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What does the cattle inventory look like, state by state?

James Mitchell, Assistant professor

February 15, 2024

2 Min Read
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The latest USDA-NASS January Cattle Inventory report is the most comprehensive look at the cattle industry, providing a look at what producers did in 2023 and a preview for 2024.This week’s article looks at the state-level inventory data for Arkansas, Kentucky, and Mississippi compared to U.S. cattle numbers.


The report reveals that all three states — Arkansas, Kentucky, and Mississippi — align with the national trend of herd reduction. In Arkansas, there was a 2.5% decrease in all cattle and calves, bringing the total to 1.570 million head. Mississippi’s inventory saw a 4.7% decline to 810 thousand head. Kentucky’s numbers fell by 1.0%, totaling 1.890 million head. These figures represent a steeper decline than the national average of 1.9%.

Inventories of beef replacement heifers are one indicator of whether producers are considering herd expansion. There was a notable decline in 2024 replacement heifer numbers. Mississippi and Kentucky saw declines of 2.4% and 4.8%, respectively, in this category. Beef replacement heifer inventories totaled 104 thousand heads, down 4.5% compared to 2023.

Nationally, beef replacement heifer inventories declined by 1.5%. One of the bigger surprises in the report was the revision that USDA made to the estimate for January 2023 beef heifer inventories. According to the revised estimates, beef heifer inventories declined 10.1% to 4.858 million in 2023. In the January 2023 report, beef heifer inventories declined 5.8% to 5.164 million head. That’s a significant revision and has important implications for the prospect of herd expansion.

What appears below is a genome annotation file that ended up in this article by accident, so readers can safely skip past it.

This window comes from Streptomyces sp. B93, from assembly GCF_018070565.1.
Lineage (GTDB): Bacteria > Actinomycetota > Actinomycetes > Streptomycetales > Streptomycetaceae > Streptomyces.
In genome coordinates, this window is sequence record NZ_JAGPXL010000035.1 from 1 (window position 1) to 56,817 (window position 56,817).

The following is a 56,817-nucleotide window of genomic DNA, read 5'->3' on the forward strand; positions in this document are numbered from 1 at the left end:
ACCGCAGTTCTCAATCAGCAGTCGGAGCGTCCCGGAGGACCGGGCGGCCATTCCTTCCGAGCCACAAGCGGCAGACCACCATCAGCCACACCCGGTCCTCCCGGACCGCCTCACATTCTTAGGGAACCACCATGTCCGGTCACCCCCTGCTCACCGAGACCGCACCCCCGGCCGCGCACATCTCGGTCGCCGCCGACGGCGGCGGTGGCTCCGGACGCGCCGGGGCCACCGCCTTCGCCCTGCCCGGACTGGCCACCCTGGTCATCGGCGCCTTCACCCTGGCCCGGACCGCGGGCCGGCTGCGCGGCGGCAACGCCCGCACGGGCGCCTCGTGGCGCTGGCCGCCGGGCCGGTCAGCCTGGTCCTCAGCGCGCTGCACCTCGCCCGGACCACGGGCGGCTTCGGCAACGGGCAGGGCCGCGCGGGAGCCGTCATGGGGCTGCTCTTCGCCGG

All of the cattle inventory data for Arkansas, Kentucky, and Mississippi is reported in the table below. The theme is consistent across classes of cattle. The numbers illustrate how impactful the drought was last year in the Southeast. If there’s another surprise in the report worth mentioning, it’s Kentucky’s inventory data. Kentucky was not spared from last year’s drought, and the cull cow auction data would suggest a decline in the state’s cow herd. But, according to the report, beef cow numbers increased by 1.3%, and last year’s calf crop was comparable to 2022.


Source: University of Arkansas

About the Author(s)

James Mitchell

Assistant professor, University of Arkansas

James Mitchell is an assistant professor in the Department of Agricultural Economics and Agribusiness at the University of Arkansas and an extension livestock economist with the University of Arkansas System Division of Agriculture. 

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